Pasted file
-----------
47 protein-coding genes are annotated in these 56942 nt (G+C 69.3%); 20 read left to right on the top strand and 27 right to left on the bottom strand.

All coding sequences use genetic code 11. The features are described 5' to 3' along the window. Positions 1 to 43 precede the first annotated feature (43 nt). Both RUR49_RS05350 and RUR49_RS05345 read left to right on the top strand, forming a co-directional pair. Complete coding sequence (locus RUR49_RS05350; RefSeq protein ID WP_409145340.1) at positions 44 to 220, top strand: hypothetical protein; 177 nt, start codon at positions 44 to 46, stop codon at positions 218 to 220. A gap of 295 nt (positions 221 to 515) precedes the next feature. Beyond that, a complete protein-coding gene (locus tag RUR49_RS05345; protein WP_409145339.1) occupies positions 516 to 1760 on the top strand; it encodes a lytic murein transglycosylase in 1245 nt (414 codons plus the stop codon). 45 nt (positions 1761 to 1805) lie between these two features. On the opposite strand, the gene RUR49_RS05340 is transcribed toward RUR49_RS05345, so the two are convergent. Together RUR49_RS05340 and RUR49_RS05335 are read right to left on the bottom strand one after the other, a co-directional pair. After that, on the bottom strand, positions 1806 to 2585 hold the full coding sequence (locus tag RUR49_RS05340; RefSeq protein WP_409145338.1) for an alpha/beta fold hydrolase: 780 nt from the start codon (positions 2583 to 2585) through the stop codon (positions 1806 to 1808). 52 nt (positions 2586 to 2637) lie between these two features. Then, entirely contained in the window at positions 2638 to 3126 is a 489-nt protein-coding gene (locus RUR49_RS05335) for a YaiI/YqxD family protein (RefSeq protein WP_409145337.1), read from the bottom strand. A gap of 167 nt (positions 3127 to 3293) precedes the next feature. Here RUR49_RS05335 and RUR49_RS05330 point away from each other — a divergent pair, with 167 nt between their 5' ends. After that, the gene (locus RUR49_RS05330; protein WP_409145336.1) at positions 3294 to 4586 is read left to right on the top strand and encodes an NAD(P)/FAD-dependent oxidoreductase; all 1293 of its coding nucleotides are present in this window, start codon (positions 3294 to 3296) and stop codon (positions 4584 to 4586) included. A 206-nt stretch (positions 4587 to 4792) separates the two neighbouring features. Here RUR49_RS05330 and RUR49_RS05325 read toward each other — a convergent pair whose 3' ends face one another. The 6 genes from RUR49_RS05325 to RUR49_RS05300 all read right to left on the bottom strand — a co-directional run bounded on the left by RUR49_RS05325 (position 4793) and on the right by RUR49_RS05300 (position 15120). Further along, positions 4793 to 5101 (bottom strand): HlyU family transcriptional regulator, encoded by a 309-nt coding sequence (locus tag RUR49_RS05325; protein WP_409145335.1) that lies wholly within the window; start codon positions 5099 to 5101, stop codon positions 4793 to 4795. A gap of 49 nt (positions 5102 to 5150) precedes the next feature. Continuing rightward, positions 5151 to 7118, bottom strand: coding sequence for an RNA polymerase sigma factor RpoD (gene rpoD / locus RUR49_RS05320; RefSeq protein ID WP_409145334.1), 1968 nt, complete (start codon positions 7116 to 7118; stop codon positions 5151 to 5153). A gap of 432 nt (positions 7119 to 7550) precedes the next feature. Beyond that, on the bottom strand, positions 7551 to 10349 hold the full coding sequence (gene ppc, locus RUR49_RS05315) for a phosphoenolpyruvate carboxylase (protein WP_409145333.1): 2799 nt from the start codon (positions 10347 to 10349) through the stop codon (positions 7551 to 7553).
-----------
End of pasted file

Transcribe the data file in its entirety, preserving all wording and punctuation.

47 protein-coding genes are annotated in these 56942 nt (G+C 69.3%); 20 read left to right on the top strand and 27 right to left on the bottom strand.

All coding sequences use genetic code 11. The features are described 5' to 3' along the window. Positions 1 to 43 precede the first annotated feature (43 nt). Both RUR49_RS05350 and RUR49_RS05345 read left to right on the top strand, forming a co-directional pair. Complete coding sequence (locus RUR49_RS05350; RefSeq protein ID WP_409145340.1) at positions 44 to 220, top strand: hypothetical protein; 177 nt, start codon at positions 44 to 46, stop codon at positions 218 to 220. A gap of 295 nt (positions 221 to 515) precedes the next feature. Beyond that, a complete protein-coding gene (locus tag RUR49_RS05345; protein WP_409145339.1) occupies positions 516 to 1760 on the top strand; it encodes a lytic murein transglycosylase in 1245 nt (414 codons plus the stop codon). 45 nt (positions 1761 to 1805) lie between these two features. On the opposite strand, the gene RUR49_RS05340 is transcribed toward RUR49_RS05345, so the two are convergent. Together RUR49_RS05340 and RUR49_RS05335 are read right to left on the bottom strand one after the other, a co-directional pair. After that, on the bottom strand, positions 1806 to 2585 hold the full coding sequence (locus tag RUR49_RS05340; RefSeq protein WP_409145338.1) for an alpha/beta fold hydrolase: 780 nt from the start codon (positions 2583 to 2585) through the stop codon (positions 1806 to 1808). 52 nt (positions 2586 to 2637) lie between these two features. Then, entirely contained in the window at positions 2638 to 3126 is a 489-nt protein-coding gene (locus RUR49_RS05335) for a YaiI/YqxD family protein (RefSeq protein WP_409145337.1), read from the bottom strand. A gap of 167 nt (positions 3127 to 3293) precedes the next feature. Here RUR49_RS05335 and RUR49_RS05330 point away from each other — a divergent pair, with 167 nt between their 5' ends. After that, the gene (locus RUR49_RS05330; protein WP_409145336.1) at positions 3294 to 4586 is read left to right on the top strand and encodes an NAD(P)/FAD-dependent oxidoreductase; all 1293 of its coding nucleotides are present in this window, start codon (positions 3294 to 3296) and stop codon (positions 4584 to 4586) included. A 206-nt stretch (positions 4587 to 4792) separates the two neighbouring features. Here RUR49_RS05330 and RUR49_RS05325 read toward each other — a convergent pair whose 3' ends face one another. The 6 genes from RUR49_RS05325 to RUR49_RS05300 all read right to left on the bottom strand — a co-directional run bounded on the left by RUR49_RS05325 (position 4793) and on the right by RUR49_RS05300 (position 15120). Further along, positions 4793 to 5101 (bottom strand): HlyU family transcriptional regulator, encoded by a 309-nt coding sequence (locus tag RUR49_RS05325; protein WP_409145335.1) that lies wholly within the window; start codon positions 5099 to 5101, stop codon positions 4793 to 4795. A gap of 49 nt (positions 5102 to 5150) precedes the next feature. Continuing rightward, positions 5151 to 7118, bottom strand: coding sequence for an RNA polymerase sigma factor RpoD (gene rpoD / locus RUR49_RS05320; RefSeq protein ID WP_409145334.1), 1968 nt, complete (start codon positions 7116 to 7118; stop codon positions 5151 to 5153). A gap of 432 nt (positions 7119 to 7550) precedes the next feature. Beyond that, on the bottom strand, positions 7551 to 10349 hold the full coding sequence (gene ppc, locus RUR49_RS05315) for a phosphoenolpyruvate carboxylase (protein WP_409145333.1): 2799 nt from the start codon (positions 10347 to 10349) through the stop codon (positions 7551 to 7553).